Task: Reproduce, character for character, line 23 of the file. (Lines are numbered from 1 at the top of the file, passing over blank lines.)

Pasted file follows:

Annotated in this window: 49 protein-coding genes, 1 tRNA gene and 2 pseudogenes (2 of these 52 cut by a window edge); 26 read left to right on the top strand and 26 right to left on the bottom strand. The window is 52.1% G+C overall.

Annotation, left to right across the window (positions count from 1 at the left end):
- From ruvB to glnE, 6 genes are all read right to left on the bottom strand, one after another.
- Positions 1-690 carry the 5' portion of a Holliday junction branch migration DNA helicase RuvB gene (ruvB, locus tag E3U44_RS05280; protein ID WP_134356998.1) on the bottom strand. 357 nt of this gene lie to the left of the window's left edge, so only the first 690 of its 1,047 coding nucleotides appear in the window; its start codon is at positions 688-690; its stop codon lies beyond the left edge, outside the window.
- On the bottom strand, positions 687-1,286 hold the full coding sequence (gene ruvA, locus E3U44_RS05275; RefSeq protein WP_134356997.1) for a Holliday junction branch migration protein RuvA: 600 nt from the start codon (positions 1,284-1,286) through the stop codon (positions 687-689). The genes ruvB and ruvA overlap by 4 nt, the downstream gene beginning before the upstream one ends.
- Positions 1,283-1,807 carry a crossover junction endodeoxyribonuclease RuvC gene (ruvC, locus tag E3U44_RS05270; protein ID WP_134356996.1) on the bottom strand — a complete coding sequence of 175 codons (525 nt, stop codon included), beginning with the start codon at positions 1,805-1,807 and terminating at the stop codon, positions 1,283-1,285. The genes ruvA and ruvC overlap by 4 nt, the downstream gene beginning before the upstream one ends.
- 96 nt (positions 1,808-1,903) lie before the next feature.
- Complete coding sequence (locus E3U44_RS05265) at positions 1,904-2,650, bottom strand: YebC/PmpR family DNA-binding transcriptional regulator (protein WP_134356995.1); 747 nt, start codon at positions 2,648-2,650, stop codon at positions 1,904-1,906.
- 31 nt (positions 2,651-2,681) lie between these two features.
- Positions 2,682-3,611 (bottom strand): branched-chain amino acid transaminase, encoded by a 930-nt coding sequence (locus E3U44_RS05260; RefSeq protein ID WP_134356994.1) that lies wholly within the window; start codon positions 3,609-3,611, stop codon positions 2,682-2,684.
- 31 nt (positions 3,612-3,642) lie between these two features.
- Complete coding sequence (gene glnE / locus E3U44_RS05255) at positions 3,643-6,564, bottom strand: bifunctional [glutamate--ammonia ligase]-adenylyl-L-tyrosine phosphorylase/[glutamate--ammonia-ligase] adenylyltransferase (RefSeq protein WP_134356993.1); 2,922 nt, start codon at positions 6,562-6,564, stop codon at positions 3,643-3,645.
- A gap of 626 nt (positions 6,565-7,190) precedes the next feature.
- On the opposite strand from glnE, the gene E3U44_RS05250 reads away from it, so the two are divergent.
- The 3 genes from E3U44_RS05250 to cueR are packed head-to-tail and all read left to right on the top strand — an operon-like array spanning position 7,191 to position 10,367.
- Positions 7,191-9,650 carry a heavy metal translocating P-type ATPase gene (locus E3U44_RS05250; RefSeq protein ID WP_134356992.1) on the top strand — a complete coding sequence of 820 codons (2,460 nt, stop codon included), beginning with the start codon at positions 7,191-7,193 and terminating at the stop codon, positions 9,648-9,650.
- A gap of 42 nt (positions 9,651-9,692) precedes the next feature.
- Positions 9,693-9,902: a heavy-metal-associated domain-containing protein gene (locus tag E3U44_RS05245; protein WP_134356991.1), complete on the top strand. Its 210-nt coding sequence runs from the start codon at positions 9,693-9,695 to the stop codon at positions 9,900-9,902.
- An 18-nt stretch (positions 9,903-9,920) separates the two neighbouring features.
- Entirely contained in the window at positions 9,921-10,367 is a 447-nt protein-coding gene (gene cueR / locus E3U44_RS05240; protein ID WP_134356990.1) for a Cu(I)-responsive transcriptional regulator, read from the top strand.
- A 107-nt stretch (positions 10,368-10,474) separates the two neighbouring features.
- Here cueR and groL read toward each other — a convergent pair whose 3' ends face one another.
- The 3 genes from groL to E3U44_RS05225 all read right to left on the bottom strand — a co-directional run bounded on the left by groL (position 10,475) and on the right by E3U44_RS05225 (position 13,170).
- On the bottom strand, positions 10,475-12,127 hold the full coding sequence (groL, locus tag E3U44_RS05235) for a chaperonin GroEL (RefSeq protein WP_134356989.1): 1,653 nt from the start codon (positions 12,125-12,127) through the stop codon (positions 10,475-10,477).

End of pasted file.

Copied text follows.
- The 3 genes from groL to E3U44_RS05225 all read right to left on the bottom strand — a co-directional run bounded on the left by groL (position 10,475) and on the right by E3U44_RS05225 (position 13,170).